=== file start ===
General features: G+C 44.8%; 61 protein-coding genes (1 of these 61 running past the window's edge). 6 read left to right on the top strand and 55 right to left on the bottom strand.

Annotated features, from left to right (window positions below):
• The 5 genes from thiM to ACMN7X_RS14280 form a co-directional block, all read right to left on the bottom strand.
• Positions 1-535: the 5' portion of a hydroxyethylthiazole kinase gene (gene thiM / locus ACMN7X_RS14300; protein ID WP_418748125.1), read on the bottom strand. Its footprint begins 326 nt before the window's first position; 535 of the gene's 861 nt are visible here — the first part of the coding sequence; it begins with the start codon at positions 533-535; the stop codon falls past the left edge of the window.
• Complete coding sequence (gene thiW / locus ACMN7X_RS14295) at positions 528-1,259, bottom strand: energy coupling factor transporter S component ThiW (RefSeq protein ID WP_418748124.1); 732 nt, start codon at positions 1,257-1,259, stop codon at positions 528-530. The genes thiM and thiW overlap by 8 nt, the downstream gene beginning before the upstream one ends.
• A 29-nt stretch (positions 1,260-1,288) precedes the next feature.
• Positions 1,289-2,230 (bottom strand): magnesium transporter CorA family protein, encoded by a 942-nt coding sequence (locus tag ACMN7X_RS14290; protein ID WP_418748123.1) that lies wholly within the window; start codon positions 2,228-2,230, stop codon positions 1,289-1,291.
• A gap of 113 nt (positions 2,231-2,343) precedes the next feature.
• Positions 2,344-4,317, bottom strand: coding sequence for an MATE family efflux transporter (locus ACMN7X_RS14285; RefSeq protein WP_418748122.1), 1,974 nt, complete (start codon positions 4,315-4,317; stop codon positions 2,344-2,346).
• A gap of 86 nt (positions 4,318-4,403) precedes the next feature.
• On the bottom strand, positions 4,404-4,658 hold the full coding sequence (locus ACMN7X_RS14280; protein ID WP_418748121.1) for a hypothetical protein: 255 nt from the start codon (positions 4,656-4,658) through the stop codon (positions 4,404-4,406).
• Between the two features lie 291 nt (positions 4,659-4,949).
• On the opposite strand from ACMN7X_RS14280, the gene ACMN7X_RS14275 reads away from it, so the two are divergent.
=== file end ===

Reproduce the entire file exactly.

General features: G+C 44.8%; 61 protein-coding genes (1 of these 61 running past the window's edge). 6 read left to right on the top strand and 55 right to left on the bottom strand.

Annotated features, from left to right (window positions below):
• The 5 genes from thiM to ACMN7X_RS14280 form a co-directional block, all read right to left on the bottom strand.
• Positions 1-535: the 5' portion of a hydroxyethylthiazole kinase gene (gene thiM / locus ACMN7X_RS14300; protein ID WP_418748125.1), read on the bottom strand. Its footprint begins 326 nt before the window's first position; 535 of the gene's 861 nt are visible here — the first part of the coding sequence; it begins with the start codon at positions 533-535; the stop codon falls past the left edge of the window.
• Complete coding sequence (gene thiW / locus ACMN7X_RS14295) at positions 528-1,259, bottom strand: energy coupling factor transporter S component ThiW (RefSeq protein ID WP_418748124.1); 732 nt, start codon at positions 1,257-1,259, stop codon at positions 528-530. The genes thiM and thiW overlap by 8 nt, the downstream gene beginning before the upstream one ends.
• A 29-nt stretch (positions 1,260-1,288) precedes the next feature.
• Positions 1,289-2,230 (bottom strand): magnesium transporter CorA family protein, encoded by a 942-nt coding sequence (locus tag ACMN7X_RS14290; protein ID WP_418748123.1) that lies wholly within the window; start codon positions 2,228-2,230, stop codon positions 1,289-1,291.
• A gap of 113 nt (positions 2,231-2,343) precedes the next feature.
• Positions 2,344-4,317, bottom strand: coding sequence for an MATE family efflux transporter (locus ACMN7X_RS14285; RefSeq protein WP_418748122.1), 1,974 nt, complete (start codon positions 4,315-4,317; stop codon positions 2,344-2,346).
• A gap of 86 nt (positions 4,318-4,403) precedes the next feature.
• On the bottom strand, positions 4,404-4,658 hold the full coding sequence (locus ACMN7X_RS14280; protein ID WP_418748121.1) for a hypothetical protein: 255 nt from the start codon (positions 4,656-4,658) through the stop codon (positions 4,404-4,406).
• Between the two features lie 291 nt (positions 4,659-4,949).
• On the opposite strand from ACMN7X_RS14280, the gene ACMN7X_RS14275 reads away from it, so the two are divergent.